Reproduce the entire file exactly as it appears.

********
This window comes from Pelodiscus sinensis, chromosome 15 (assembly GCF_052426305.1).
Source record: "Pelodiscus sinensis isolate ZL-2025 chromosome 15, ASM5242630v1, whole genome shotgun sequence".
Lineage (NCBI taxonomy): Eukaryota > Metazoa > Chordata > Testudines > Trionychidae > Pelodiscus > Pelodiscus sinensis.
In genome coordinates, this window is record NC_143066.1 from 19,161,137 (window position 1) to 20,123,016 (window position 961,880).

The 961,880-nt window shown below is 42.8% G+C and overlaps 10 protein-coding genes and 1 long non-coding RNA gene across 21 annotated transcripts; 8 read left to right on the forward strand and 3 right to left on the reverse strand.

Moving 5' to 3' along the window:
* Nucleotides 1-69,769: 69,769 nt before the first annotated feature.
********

This window comes from Pelodiscus sinensis, chromosome 15 (assembly GCF_052426305.1).
Source record: "Pelodiscus sinensis isolate ZL-2025 chromosome 15, ASM5242630v1, whole genome shotgun sequence".
Lineage (NCBI taxonomy): Eukaryota > Metazoa > Chordata > Testudines > Trionychidae > Pelodiscus > Pelodiscus sinensis.
In genome coordinates, this window is record NC_143066.1 from 19,161,137 (window position 1) to 20,123,016 (window position 961,880).

The 961,880-nt window shown below is 42.8% G+C and overlaps 10 protein-coding genes and 1 long non-coding RNA gene across 21 annotated transcripts; 8 read left to right on the forward strand and 3 right to left on the reverse strand.

Moving 5' to 3' along the window:
* Nucleotides 1-69,769: 69,769 nt before the first annotated feature.